How well is your child doing in school?

Staff Writer
Columbus Parent

It's November. Thanksgiving is coming and the winter holidays are just around the corner. It's hard to believe nearly a third of the school year is over! You probably have been to at least one parent/teacher conference and received a report card for your child.

For most of us, the report card and conferences are filled with "good news" and "bad news." The good news is your child is doing well in some areas and the bad news is he or she could use improvement in others. These reports are typically based on grade level expectations for both academic performance and behavior.

When a report card indicates your son or daughter is not performing at grade level, the question to ask is: "How far below grade level is he or she?" The farther below grade level, the greater the amount of extra effort needed to be successful on the next report card.

In March 2009, children in grades 3-8 will take the Ohio Achievement Test, and 10th-grade students will take the Ohio Graduation Tests as a requirement for graduation. It's important for you to talk with your child's teachers to know if he or she is performing at grade level.

Ohio law requires schools to identify students at risk of failing, or those who have already failed subjects assessed by these tests. The law also requires schools to provide the necessary support and intervention services to get students to perform grade-level work. Schools have to make sure every child, at every grade level, and for every subject (reading, mathematics, science, social studies, and writing) is on track for success. Interventions for some children must begin as early as kindergarten. For other students, the interventions may be intense but short in duration.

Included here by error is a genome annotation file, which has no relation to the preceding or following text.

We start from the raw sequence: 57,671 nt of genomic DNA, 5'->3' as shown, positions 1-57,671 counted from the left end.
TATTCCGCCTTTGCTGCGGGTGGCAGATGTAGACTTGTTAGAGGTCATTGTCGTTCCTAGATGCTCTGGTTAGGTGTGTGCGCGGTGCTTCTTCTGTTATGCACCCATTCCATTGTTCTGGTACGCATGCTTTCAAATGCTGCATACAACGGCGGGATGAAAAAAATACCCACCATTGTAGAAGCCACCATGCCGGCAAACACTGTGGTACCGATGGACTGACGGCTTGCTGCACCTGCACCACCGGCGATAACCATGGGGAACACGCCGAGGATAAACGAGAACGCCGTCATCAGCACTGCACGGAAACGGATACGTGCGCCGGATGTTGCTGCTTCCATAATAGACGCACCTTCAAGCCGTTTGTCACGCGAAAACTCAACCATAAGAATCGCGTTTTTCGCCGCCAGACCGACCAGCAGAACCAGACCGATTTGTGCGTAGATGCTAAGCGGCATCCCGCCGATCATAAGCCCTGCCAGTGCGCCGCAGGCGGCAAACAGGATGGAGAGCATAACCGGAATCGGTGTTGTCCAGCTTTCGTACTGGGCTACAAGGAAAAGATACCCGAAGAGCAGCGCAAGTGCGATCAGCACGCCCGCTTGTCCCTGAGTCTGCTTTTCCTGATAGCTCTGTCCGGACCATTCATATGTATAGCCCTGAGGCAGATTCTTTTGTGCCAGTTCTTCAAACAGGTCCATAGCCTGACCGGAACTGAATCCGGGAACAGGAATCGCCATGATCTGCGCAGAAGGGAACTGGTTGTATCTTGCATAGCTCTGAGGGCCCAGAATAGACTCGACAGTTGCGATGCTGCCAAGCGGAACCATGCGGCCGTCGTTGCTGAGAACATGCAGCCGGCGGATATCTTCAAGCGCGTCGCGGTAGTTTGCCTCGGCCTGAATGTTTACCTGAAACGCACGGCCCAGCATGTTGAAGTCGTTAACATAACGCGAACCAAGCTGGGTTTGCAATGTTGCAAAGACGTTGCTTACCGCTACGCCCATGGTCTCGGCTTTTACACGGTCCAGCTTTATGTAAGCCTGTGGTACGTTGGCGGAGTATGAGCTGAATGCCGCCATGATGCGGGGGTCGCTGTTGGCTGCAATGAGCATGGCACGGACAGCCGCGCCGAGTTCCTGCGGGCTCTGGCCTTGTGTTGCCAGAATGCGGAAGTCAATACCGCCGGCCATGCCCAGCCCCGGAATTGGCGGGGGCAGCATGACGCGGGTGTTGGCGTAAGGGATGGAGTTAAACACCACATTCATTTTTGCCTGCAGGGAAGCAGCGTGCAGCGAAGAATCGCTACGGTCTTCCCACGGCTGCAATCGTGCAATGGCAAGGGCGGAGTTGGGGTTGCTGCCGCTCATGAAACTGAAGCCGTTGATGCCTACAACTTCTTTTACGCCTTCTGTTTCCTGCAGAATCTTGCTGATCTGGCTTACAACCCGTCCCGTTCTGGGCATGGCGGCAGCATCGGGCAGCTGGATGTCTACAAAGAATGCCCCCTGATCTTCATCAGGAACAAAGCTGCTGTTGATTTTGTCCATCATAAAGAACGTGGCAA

Since the Ohio Achievement and Graduation Tests are given in the spring, now is the perfect time to talk to your child's teachers about what is going to be done to make sure he or she is prepared to stay on track and pass these examinations.

If you want to research the tests yourself before you talk to your child's teachers, go the Ohio Department of Education website, and under the Families icon, click on Statewide Testing Website. You can also log on to The Families webpage has a section called Getting Involved with your Child's Learning which can give you guidance on what your child should know by grade level and subject.

Key things parents can do to aid in their child's success:

  • Make sure your child is in school. Being out of school means your child is losing instructional time. Lost instructional time translates into poor grades.
  • Ask your child's teacher how to keep track of your child's progress, perhaps through a daily notebook or posting student grades online.
  • Review your child's daily assignments and monitor if he or she is turning in work on time.
  • Ask your child's teacher for a way to communicate directly with him or her about your child's progress.
  • If your child continues to have difficulties, ask for a meeting with your child's teacher and guidance counselor to determine appropriate interventions.
  • Make sure your child is actively engaged after school (including completing homework) and during summer breaks.
  • Find out what you can do at home to extend and expand the learning that is taking place at school.
  • Look for no- or low-cost youth activities in your community. For example, Boys and Girls Clubs, the YMCA, libraries and city parks offer after-school programs.
  • Make an appointment with school officials to discuss a plan to help your child be successful.

Key things schools can do to help your child succeed:

  • Provide you with detailed information about the areas in which your child needs improvement.
  • Keep you informed of your child's progress on a regular basis, not just when report cards are issued.
  • Provide small group instruction or individual tutoring at school, or connect you to an outside provider.
  • Give you information about school- and community-based resources such as after-school or summer school enrichment programs and tutoring.
  • Link you to other services that can help your child succeed, such as health and social services if needed.

Fall is early enough in the year to determine where your child's progress is heading in each subject, and it's the perfect time to make sure you're involved in making it a great school year.

Mary Lou Rush Ph.D. is executive director of the Center for Students, Families and Communities at the Ohio Department of Education. Dr. Rush is an educational psychologist whose primary responsibility at the department is to recommend policies and practices to address barriers to children's ability to learn.